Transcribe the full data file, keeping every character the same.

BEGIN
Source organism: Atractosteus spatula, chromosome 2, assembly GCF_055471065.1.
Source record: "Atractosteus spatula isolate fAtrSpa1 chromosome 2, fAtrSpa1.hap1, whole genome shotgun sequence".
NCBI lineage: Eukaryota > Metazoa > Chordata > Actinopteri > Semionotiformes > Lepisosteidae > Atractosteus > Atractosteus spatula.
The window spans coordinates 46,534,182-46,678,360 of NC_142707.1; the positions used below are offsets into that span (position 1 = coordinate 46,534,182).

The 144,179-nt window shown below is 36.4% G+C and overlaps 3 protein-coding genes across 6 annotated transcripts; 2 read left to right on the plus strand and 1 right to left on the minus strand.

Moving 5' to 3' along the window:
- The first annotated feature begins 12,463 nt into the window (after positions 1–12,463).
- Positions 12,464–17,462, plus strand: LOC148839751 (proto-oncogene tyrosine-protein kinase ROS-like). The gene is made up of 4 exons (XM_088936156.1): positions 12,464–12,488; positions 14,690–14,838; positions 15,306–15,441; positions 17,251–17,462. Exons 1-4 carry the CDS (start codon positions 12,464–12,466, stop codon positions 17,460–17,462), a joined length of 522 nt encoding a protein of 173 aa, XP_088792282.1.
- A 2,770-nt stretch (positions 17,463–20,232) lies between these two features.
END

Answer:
Source organism: Atractosteus spatula, chromosome 2, assembly GCF_055471065.1.
Source record: "Atractosteus spatula isolate fAtrSpa1 chromosome 2, fAtrSpa1.hap1, whole genome shotgun sequence".
NCBI lineage: Eukaryota > Metazoa > Chordata > Actinopteri > Semionotiformes > Lepisosteidae > Atractosteus > Atractosteus spatula.
The window spans coordinates 46,534,182-46,678,360 of NC_142707.1; the positions used below are offsets into that span (position 1 = coordinate 46,534,182).

The 144,179-nt window shown below is 36.4% G+C and overlaps 3 protein-coding genes across 6 annotated transcripts; 2 read left to right on the plus strand and 1 right to left on the minus strand.

Moving 5' to 3' along the window:
- The first annotated feature begins 12,463 nt into the window (after positions 1–12,463).
- Positions 12,464–17,462, plus strand: LOC148839751 (proto-oncogene tyrosine-protein kinase ROS-like). The gene is made up of 4 exons (XM_088936156.1): positions 12,464–12,488; positions 14,690–14,838; positions 15,306–15,441; positions 17,251–17,462. Exons 1-4 carry the CDS (start codon positions 12,464–12,466, stop codon positions 17,460–17,462), a joined length of 522 nt encoding a protein of 173 aa, XP_088792282.1.
- A 2,770-nt stretch (positions 17,463–20,232) lies between these two features.